Association between previous concussion education and concussion care-seeking outcomes among National Collegiate Athletic Association Division i student-athletes

Christine E. Callahan, Melissa C. Kay, Zachary Y. Kerr, Madison T. Hinson, Laura A. Linnan, Heidi Hennink-Kaminski, Paula Gildner, Stephen W. Marshall, Megan N. Houston, Kenneth L. Cameron, Johna Register-Mihalik*

*Corresponding author for this work

Research output: Contribution to journalArticlepeer-review

6 Scopus citations


Context: Limited data exist concerning differences in concussion-education exposure and how education exposures relate to care seeking and symptom disclosure, specifically by National Collegiate Athletic Association Division I studentathletes. Objective: To investigate demographic characteristics associated with concussion-education exposure and examine whether overall education exposure (yes versus no) and education-source exposure number (multiple sources versus a single source) affect concussion care-seeking and disclosure factors in Division I student-athletes. Design: Cross-sectional study. Setting: Classroom or online survey. Patients or Other Participants: Division I student-athletes (n = 341). Main Outcome Measure(s): Frequencies and proportions were computed for sex, race, school year, sport, and concussion history across concussion-education groups. Prevalence ratios (PRs) and 95% CIs were calculated to quantify the associations between student-athlete characteristics and (1) overall concussion- education exposure and (2) source-exposure number. Separate multivariable linear regression models estimated adjusted mean differences (MDs) and 95% CIs, which allowed us to assess differences in concussion knowledge, attitudes, and perceived social norms relative to concussion-education exposure and exposure to multiple sources. Separate multivariable binomial regression models were performed to estimate adjusted PRs and 95% CIs in order to evaluate associations of intention, perceived control, and care-seeking or disclosure behaviors and overall concussion-education exposure and exposure to multiple sources. All models controlled for sex, sport, and concussion history. Results: Overall, 276 (80.9%) participants reported previous concussion education, with 179 (64.9%) being exposed to multiple sources. Student-athletes who participated in a contact sport (adjusted PR = 1.24; 95% CI = 1.06, 1.44) and those who had a concussion history (adjusted PR = 1.19; 95% CI = 1.09, 1.31) had higher prevalences of concussion-education exposure. Females had a lower prevalence of reporting multiple sources (adjusted PR = 0.82; 95% CI = 0.68, 0.99). Overall concussioneducation exposure was significantly associated with more favorable perceived social norms surrounding concussion care seeking (adjusted MD = 1.37; 95% CI = 0.13, 2.61). Conclusions: These findings highlighted the potential differences in overall concussion-education exposure and provide clinicians with information on groups who may benefit from additional targeted education.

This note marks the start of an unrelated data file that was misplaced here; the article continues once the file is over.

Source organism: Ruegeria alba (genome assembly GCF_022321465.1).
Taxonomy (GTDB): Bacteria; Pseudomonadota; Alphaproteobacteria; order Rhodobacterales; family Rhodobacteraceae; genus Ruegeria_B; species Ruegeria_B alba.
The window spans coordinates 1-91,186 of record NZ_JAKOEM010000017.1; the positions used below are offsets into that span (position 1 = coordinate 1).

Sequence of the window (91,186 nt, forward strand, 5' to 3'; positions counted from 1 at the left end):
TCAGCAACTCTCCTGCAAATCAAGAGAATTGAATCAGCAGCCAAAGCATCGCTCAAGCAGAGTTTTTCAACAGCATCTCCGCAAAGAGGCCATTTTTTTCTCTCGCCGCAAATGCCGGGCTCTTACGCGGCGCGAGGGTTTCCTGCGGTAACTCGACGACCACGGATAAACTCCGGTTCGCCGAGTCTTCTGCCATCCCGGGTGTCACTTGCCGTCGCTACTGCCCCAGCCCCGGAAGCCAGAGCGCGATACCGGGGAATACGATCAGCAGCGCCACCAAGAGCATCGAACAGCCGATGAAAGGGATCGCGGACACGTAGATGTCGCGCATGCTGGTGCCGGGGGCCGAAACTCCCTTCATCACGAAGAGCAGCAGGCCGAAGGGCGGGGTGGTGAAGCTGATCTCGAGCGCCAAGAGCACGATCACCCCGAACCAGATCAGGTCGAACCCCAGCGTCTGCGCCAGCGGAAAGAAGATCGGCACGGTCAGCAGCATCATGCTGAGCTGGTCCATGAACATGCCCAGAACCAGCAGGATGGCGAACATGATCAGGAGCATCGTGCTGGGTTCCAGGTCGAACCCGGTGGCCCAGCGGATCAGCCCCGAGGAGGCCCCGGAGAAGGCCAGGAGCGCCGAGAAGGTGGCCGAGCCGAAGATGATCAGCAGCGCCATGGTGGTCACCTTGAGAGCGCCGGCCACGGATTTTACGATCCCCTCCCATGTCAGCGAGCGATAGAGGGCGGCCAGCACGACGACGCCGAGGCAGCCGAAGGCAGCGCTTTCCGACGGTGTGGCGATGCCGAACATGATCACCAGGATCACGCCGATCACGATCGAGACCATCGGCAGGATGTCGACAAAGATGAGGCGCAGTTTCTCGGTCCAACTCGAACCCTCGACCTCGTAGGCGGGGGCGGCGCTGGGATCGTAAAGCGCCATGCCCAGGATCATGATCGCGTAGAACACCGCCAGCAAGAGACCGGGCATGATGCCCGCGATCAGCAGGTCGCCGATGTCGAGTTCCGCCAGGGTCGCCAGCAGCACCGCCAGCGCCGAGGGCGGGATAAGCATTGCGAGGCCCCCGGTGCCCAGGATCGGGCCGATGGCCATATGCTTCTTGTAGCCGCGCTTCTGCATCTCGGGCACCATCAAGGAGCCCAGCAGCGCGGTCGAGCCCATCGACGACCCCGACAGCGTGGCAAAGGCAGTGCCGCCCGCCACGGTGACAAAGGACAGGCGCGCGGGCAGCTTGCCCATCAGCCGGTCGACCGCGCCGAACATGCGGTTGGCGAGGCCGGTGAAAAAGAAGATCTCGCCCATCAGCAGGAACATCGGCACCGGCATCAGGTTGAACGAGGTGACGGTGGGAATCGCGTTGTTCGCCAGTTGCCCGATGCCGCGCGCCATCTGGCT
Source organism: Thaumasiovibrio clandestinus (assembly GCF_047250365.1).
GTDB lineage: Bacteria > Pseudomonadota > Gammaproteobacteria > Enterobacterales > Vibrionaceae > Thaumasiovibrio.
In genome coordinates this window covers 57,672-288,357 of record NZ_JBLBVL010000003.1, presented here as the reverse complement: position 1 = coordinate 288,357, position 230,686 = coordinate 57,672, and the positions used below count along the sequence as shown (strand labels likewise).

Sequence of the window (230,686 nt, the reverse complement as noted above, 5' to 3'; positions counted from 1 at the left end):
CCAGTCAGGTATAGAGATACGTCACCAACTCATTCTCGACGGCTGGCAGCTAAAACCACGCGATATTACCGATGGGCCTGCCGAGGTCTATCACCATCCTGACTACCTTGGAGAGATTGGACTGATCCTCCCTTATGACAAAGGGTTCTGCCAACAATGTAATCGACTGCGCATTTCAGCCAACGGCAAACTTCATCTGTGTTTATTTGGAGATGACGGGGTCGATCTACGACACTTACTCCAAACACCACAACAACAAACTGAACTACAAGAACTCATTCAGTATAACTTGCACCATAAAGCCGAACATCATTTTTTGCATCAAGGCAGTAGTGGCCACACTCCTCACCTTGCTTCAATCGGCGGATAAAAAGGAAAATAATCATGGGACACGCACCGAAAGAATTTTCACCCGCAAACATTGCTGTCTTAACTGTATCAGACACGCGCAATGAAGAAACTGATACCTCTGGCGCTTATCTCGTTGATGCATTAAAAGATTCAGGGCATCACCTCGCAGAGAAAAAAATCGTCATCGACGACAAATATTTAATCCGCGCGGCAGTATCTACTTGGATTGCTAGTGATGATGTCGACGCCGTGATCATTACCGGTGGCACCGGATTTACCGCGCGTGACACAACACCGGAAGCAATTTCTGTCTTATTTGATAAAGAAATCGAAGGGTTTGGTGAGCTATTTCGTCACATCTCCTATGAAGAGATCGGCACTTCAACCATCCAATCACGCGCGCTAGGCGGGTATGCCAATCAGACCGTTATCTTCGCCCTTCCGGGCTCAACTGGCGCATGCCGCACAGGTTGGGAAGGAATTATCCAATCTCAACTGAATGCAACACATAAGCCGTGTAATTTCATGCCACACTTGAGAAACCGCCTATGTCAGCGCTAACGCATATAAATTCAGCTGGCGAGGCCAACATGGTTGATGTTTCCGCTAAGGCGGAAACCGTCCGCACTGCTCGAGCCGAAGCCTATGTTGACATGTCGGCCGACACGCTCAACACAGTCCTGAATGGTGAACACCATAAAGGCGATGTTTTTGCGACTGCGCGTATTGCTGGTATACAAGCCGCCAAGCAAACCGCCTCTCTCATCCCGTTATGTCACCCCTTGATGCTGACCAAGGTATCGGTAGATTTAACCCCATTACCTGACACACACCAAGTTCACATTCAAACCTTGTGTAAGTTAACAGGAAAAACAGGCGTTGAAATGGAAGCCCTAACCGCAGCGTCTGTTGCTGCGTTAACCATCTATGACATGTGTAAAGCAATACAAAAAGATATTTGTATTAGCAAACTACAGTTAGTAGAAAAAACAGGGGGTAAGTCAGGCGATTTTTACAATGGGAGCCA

Original languageEnglish
Pages (from-to)294-301
Number of pages8
JournalJournal of Athletic Training
Issue number3
StatePublished - Mar 2021
Externally publishedYes


  • Concussion disclosure
  • Concussion prevention
  • Mild traumatic brain injuries


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